St. Augustine by Band of Horses Lyrics Meaning – An Elegy of Ephemeral Dreams

You can view the lyrics, alternate interprations and sheet music for Band of Horses's St. Augustine at
Article Contents:
  1. Music Video
  2. Lyrics
  3. Song Meaning


Silver scents of Saint Augustine
Fire in the ground
Between my better teeth
We’re dancing on the poison in their graves
At the end of the night
We’d all seen better days

I know you tried
I know you’re cursed
I know your best was still your worst
When Hollywood was calling out your name

Saint Augustine

If I stayed behind
Would you let your hair grow?
I will forget
The favors that you owe
I’m dreaming of car wrecks and thunderstorms are bright
Let’s bury ourselves
And go haunt someone tonight

I know you tried
I know you’re cursed
I know your best was still your worst
When Hollywood was calling out your name
Saint Augustine

Full Lyrics

Band of Horses, with their distinctive blend of indie rock and poignant lyricism, hit emotional chords with ‘St. Augustine.’ Viewed through the lens of fervent introspection, this track is not merely a song but an existential exploration rooted in the intricate play of memories, aspirations, and the bittersweet tang of life’s oscillations.

The lines read like verses from an intimate diary, soaring with the ethereal melodies the band is known for. Each word seems to morph under scrutiny, revealing layers of possible meanings, questioning the ethos of struggle, and painting a stirring narrative of personal battles with the allure of fame and the embrace of anonymity.

Poetry in the Embers: The Symbolic Groundwork

The song begins with a sense of immolation, ‘Silver scents of Saint Augustine/Fire in the ground.’ This imagery conjures a phoenix-like metaphor, suggesting a cycle of destruction and rebirth. Band of Horses delicately bridge the concrete and the abstract, leaving listeners to ponder whether ‘St. Augustine’ hints at personal resurrection or the shared heritage of human experience burnt down to fundamental truths.

The ‘poison in their graves’ speaks of legacies left behind and the dance over what once was, perhaps indicating a celebration of past pains now overcome or the irony of repeating history’s mistakes within our narratives.

Bittersweet Juxtapositions and the Waltz of Life

The poetic juxtaposition ‘I know you tried/I know you’re cursed/I know your best was still your worst’ weaves a tapestry of struggle with the inherent contradiction of human effort. It begs the question of what it means to succeed, to labor in vain, or worse, to peak at one’s worst. It speaks to the heart in conflict with itself, forever chasing shadows of perfection.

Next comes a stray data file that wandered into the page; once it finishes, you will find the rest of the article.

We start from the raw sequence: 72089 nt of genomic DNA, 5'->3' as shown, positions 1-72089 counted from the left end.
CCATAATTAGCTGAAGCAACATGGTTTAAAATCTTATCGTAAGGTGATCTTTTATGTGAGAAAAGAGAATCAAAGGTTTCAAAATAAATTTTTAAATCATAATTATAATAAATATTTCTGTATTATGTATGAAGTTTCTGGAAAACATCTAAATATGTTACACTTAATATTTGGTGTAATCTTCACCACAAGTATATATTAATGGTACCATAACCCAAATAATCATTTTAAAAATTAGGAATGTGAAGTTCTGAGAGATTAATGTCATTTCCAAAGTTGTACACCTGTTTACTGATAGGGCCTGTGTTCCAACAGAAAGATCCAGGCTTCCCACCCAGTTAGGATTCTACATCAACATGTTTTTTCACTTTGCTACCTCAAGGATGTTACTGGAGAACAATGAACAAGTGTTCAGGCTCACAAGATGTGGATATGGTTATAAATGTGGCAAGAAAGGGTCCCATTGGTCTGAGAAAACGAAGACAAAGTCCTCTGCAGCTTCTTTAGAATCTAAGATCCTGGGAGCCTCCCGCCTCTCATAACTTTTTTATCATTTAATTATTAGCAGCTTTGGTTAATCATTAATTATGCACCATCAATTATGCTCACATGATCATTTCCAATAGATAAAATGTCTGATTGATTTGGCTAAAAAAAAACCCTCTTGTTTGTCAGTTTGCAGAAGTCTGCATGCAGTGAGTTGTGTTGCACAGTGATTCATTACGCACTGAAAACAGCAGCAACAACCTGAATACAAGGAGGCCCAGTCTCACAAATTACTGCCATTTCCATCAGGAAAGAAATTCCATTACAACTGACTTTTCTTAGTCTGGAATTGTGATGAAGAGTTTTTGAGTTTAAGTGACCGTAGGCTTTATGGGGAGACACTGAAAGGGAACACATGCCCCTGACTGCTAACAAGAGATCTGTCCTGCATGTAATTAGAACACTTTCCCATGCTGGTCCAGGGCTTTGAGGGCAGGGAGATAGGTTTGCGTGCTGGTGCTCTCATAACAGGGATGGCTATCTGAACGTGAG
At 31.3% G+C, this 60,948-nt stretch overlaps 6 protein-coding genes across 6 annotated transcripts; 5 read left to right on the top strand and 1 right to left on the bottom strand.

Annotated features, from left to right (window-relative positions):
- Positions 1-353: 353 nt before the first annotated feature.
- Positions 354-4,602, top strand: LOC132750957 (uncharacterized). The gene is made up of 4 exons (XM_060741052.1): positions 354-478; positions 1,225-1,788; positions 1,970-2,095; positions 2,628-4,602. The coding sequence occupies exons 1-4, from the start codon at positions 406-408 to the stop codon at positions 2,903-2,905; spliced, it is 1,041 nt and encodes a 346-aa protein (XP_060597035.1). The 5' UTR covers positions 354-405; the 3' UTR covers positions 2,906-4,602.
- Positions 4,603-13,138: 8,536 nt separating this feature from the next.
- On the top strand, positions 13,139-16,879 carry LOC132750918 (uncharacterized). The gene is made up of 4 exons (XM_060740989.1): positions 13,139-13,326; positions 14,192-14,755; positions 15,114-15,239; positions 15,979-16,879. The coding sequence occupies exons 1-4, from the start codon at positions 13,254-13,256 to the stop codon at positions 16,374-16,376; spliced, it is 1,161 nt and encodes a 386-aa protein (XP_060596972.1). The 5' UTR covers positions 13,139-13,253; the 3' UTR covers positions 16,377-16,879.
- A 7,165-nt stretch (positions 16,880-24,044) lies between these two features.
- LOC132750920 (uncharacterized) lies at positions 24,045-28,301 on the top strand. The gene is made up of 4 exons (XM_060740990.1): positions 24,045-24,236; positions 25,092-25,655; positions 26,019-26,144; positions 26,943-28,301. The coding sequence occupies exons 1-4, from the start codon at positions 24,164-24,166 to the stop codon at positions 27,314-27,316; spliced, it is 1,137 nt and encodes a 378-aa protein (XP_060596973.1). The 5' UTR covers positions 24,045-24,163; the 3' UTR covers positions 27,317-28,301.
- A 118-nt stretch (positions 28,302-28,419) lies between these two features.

When these personal battles are set against the backdrop of ‘Hollywood,’ a locale synonymous with dreams realized and shattered, the song weeps with the melancholy of knowing how blinding and deceptive the spotlight can be.

Uncovering the Hidden Meaning: Chasing Ghosts

The repeated invocation of ‘Saint Augustine’ is perhaps the most mystically charged element of the song. St. Augustine himself was a figure torn between worlds, caught in a tumult of piety and hedonism. The song seems to parallel this, reflecting the inner turmoil of wanting to belong to something greater while fighting the urge to succumb to base desires, with the town of St. Augustine serving as the allegorical battleground.

This spiritual dichotomy is echoed in the desire to ‘bury ourselves/And go haunt someone tonight,’ symbolizing the wish to escape one’s own life and yet to leave an indelible mark upon the world, much like a ghost lingers in the collective consciousness.

The Tangled Webs of Commitment and Freedom

Band of Horses weave an intricate narrative around commitment when they pose the hypothetical, ‘If I stayed behind/Would you let your hair grow.’ The notion of hair growing represents time’s passage and how relationships evolve or decay. It emphasizes the sacrifices made at the altar of fame and the longing for simpler affection.

Forgetting the ‘favors that you owe’ can be an elixir of liberation, a cleanse from the debts of our past, allowing us the luxury to reinvent ourselves, to start anew without the weights that have kept us anchored, for better or worse.

Memorable Lines: The Lingering Echoes

‘I’m dreaming of car wrecks and thunderstorms are bright’ is a line that resides in the gritty realm of nightmares, yet provokes a startling beauty. The chaos of a car wreck and the flash of thunderstorms serve as potential awakenings, violent jolts to the system that remind us we are still alive—sometimes at the very edge of mortality we find the purest form of clarity.

Band of Horses’s lyrical prowess turns the grotesque into the sublime, sculpting out of the dark corners of fear and dread a monument to the haunting power of memory and the evanescent qualities of human resilience.

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